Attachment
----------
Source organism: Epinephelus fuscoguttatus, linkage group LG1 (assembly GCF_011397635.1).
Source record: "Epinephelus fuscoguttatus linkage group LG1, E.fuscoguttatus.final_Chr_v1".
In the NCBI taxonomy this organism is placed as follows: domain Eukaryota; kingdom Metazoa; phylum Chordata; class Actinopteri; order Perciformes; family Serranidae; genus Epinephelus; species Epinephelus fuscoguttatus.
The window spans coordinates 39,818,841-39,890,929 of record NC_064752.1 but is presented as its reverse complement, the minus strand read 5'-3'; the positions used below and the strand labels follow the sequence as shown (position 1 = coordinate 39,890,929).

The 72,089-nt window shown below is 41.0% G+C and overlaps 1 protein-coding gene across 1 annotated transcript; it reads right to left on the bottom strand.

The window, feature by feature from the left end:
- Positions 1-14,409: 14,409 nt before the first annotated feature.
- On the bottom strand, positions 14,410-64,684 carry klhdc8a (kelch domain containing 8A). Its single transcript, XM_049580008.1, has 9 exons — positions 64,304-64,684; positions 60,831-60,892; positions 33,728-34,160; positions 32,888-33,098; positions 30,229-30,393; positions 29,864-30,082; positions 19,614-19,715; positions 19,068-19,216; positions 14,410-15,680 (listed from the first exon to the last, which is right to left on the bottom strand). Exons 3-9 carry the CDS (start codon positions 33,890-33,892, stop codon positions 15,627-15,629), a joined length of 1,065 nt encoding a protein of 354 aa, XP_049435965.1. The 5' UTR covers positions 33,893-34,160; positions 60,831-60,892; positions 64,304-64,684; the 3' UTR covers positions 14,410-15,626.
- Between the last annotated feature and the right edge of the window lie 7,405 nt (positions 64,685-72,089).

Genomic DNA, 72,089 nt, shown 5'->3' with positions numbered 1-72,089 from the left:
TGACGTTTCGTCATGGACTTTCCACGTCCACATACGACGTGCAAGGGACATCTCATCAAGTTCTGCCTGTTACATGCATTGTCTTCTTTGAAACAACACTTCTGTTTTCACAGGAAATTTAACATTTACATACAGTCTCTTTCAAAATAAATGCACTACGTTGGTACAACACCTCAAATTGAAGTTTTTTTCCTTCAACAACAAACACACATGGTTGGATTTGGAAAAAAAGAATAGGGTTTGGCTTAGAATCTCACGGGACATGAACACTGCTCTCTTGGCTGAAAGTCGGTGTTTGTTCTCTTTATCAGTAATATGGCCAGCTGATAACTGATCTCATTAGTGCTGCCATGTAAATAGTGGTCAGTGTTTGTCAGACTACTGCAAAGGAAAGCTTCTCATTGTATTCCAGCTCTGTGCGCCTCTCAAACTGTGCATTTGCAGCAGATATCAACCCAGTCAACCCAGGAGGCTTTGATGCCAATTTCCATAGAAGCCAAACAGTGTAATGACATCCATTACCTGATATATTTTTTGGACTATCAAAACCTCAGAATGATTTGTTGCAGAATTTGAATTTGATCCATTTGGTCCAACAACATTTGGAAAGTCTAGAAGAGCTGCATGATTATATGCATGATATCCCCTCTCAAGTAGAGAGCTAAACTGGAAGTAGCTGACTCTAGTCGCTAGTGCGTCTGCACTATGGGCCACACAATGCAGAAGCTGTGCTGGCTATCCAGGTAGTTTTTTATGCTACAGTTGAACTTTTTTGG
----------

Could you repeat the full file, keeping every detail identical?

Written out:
Source organism: Epinephelus fuscoguttatus, linkage group LG1 (assembly GCF_011397635.1).
Source record: "Epinephelus fuscoguttatus linkage group LG1, E.fuscoguttatus.final_Chr_v1".
In the NCBI taxonomy this organism is placed as follows: domain Eukaryota; kingdom Metazoa; phylum Chordata; class Actinopteri; order Perciformes; family Serranidae; genus Epinephelus; species Epinephelus fuscoguttatus.
The window spans coordinates 39,818,841-39,890,929 of record NC_064752.1 but is presented as its reverse complement, the minus strand read 5'-3'; the positions used below and the strand labels follow the sequence as shown (position 1 = coordinate 39,890,929).

The 72,089-nt window shown below is 41.0% G+C and overlaps 1 protein-coding gene across 1 annotated transcript; it reads right to left on the bottom strand.

The window, feature by feature from the left end:
- Positions 1-14,409: 14,409 nt before the first annotated feature.
- On the bottom strand, positions 14,410-64,684 carry klhdc8a (kelch domain containing 8A). Its single transcript, XM_049580008.1, has 9 exons — positions 64,304-64,684; positions 60,831-60,892; positions 33,728-34,160; positions 32,888-33,098; positions 30,229-30,393; positions 29,864-30,082; positions 19,614-19,715; positions 19,068-19,216; positions 14,410-15,680 (listed from the first exon to the last, which is right to left on the bottom strand). Exons 3-9 carry the CDS (start codon positions 33,890-33,892, stop codon positions 15,627-15,629), a joined length of 1,065 nt encoding a protein of 354 aa, XP_049435965.1. The 5' UTR covers positions 33,893-34,160; positions 60,831-60,892; positions 64,304-64,684; the 3' UTR covers positions 14,410-15,626.
- Between the last annotated feature and the right edge of the window lie 7,405 nt (positions 64,685-72,089).

Genomic DNA, 72,089 nt, shown 5'->3' with positions numbered 1-72,089 from the left:
TGACGTTTCGTCATGGACTTTCCACGTCCACATACGACGTGCAAGGGACATCTCATCAAGTTCTGCCTGTTACATGCATTGTCTTCTTTGAAACAACACTTCTGTTTTCACAGGAAATTTAACATTTACATACAGTCTCTTTCAAAATAAATGCACTACGTTGGTACAACACCTCAAATTGAAGTTTTTTTCCTTCAACAACAAACACACATGGTTGGATTTGGAAAAAAAGAATAGGGTTTGGCTTAGAATCTCACGGGACATGAACACTGCTCTCTTGGCTGAAAGTCGGTGTTTGTTCTCTTTATCAGTAATATGGCCAGCTGATAACTGATCTCATTAGTGCTGCCATGTAAATAGTGGTCAGTGTTTGTCAGACTACTGCAAAGGAAAGCTTCTCATTGTATTCCAGCTCTGTGCGCCTCTCAAACTGTGCATTTGCAGCAGATATCAACCCAGTCAACCCAGGAGGCTTTGATGCCAATTTCCATAGAAGCCAAACAGTGTAATGACATCCATTACCTGATATATTTTTTGGACTATCAAAACCTCAGAATGATTTGTTGCAGAATTTGAATTTGATCCATTTGGTCCAACAACATTTGGAAAGTCTAGAAGAGCTGCATGATTATATGCATGATATCCCCTCTCAAGTAGAGAGCTAAACTGGAAGTAGCTGACTCTAGTCGCTAGTGCGTCTGCACTATGGGCCACACAATGCAGAAGCTGTGCTGGCTATCCAGGTAGTTTTTTATGCTACAGTTGAACTTTTTTGG